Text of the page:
As the title indicates, in my Estudios (Etudes) I explore not only the technical aspects of piano playing but also those that relate to the sonority of the instrument. The idea of a rhythmic study is evident from the beginning of the first etude, where the left hand creates the illusion of slowing down by changing its rhythmic values. I also explore the concept of sonority in this first etude. In certain passages, I wrote specific instructions for the use of the right pedal, requiring the pianist to press it down immediately after striking a chord. This creates a ghost resonance, a radically different sound from ordinary pedaling. Also, holding the pedal for long stretches of time transforms the sonority of the instrument, and creates complex sounds only attainable in that way. The etudes are not only technically demanding for the fingers, but they also require the virtuosic handling of all three pedals.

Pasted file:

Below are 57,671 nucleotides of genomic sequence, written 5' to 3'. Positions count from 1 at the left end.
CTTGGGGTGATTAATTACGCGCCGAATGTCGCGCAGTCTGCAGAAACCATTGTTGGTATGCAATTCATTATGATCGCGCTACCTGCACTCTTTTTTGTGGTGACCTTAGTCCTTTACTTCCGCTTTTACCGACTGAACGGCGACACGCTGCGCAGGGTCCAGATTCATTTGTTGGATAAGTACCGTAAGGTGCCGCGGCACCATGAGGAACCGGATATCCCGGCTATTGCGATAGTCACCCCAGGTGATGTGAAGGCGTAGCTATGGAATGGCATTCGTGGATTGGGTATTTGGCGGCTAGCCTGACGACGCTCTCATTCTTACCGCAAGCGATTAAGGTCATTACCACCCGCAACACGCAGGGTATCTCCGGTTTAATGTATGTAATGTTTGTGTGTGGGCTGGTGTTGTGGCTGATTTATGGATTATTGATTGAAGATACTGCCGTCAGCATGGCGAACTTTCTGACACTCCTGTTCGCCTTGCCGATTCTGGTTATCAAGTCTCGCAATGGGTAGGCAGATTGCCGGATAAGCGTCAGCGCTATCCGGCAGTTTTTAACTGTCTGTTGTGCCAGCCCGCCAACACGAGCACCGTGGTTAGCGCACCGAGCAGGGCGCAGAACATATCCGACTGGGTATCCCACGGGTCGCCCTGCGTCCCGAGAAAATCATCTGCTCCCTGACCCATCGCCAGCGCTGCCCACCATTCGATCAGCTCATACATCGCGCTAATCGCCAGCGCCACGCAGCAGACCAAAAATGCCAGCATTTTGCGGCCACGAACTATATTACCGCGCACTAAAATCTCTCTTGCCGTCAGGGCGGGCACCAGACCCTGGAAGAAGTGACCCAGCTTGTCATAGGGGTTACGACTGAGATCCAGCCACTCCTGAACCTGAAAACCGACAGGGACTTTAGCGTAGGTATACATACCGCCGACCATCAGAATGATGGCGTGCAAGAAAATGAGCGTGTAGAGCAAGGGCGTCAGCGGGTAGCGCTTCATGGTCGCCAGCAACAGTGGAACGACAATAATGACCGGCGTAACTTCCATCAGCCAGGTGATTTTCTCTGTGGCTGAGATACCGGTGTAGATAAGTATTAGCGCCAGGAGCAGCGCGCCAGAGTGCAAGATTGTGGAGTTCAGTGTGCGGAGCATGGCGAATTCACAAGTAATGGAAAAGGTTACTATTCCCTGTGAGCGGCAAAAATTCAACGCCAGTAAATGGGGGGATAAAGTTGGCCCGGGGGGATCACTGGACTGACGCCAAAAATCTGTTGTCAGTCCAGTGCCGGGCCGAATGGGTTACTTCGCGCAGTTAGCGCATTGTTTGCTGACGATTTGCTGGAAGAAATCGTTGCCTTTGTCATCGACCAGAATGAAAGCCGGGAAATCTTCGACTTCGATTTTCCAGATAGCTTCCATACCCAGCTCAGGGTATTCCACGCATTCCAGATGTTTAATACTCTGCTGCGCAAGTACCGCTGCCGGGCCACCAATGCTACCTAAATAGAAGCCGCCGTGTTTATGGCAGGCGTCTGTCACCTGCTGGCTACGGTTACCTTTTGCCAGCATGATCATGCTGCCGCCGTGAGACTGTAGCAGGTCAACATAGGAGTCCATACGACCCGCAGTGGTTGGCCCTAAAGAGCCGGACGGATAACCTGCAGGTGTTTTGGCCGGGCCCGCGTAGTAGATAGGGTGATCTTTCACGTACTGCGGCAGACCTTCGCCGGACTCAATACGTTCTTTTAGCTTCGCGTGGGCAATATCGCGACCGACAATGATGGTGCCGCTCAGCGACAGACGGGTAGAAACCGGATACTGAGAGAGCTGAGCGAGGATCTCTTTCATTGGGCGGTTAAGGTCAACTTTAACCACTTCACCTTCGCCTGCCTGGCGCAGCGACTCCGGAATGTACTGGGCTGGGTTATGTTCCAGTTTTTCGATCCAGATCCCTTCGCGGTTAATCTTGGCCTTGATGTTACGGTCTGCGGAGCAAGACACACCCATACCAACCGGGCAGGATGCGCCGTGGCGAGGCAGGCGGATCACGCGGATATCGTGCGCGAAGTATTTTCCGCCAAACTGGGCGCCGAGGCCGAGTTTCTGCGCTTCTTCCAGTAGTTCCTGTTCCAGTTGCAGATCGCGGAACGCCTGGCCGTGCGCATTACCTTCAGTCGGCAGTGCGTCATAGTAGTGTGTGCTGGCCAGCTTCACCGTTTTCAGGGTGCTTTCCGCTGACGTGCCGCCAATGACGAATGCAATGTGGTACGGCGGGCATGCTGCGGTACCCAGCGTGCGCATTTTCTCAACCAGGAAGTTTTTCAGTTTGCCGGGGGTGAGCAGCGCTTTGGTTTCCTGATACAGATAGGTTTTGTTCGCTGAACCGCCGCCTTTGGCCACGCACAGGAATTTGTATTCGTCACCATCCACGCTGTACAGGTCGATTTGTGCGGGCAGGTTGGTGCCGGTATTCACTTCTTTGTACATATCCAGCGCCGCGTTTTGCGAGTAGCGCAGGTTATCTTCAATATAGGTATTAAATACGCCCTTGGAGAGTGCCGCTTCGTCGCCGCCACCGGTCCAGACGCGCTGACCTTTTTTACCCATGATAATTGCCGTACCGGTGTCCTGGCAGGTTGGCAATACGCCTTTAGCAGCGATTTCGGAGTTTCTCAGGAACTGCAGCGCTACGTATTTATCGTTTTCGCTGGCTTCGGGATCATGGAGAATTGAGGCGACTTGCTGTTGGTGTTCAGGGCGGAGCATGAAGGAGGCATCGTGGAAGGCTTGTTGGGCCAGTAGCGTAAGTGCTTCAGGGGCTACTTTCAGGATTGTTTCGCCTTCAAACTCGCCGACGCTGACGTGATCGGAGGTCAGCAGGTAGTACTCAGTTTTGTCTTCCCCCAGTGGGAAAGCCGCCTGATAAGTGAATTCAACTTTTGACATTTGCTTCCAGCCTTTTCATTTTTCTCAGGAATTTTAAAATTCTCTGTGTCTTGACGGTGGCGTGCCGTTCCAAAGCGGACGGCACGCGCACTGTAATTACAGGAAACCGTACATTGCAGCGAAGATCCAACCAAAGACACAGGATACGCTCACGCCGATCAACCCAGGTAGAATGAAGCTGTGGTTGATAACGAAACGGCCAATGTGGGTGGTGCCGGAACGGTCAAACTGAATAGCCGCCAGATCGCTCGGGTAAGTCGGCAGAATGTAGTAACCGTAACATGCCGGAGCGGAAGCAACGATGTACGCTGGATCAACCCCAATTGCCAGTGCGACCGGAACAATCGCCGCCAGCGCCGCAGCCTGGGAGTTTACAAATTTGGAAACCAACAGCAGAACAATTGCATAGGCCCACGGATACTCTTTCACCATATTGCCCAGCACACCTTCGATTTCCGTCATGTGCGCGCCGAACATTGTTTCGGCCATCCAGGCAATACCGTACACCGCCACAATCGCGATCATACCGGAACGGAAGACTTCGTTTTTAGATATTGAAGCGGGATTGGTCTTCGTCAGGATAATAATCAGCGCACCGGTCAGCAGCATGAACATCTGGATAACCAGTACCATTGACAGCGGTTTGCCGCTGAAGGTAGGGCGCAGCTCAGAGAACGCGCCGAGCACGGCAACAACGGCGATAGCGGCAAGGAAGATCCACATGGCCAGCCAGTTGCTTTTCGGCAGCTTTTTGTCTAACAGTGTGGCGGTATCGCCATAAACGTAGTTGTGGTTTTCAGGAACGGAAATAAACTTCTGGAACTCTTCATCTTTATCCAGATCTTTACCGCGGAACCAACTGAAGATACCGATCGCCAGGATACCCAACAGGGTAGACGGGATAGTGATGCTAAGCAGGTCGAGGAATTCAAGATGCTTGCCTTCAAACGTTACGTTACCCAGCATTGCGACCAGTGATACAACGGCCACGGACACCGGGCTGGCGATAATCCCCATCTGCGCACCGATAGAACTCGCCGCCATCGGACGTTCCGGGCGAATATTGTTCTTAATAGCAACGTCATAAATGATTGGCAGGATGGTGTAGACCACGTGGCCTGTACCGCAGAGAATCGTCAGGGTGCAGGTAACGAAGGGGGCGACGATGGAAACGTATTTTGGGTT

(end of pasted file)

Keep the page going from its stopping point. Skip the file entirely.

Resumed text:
Each etude has a particular focus that distinguishes it from the rest, as in number 2 where a short melodic motive repeats while the rhythmic structures remain independent from the motive. The techniques of ostinato and rhythmic displacements are prevalent in the set, and they are used to define structural elements in the music. In the fifth etude I use dynamics to create layers, which stratify the linear texture into different strands. Dynamics play an important role in my explorations of piano sonorities. My use of highly contrasting dynamics is important to create unique new resonances in the instrument. The shortest etude in the set is the eighth, the most complex both in terms of dynamics and the use of pedals. This brief piece is a deep exploration of piano sound. The collection ends with a bravura toccata that incorporates many of the structural aspects and other techniques described above. (Roberto Sierra)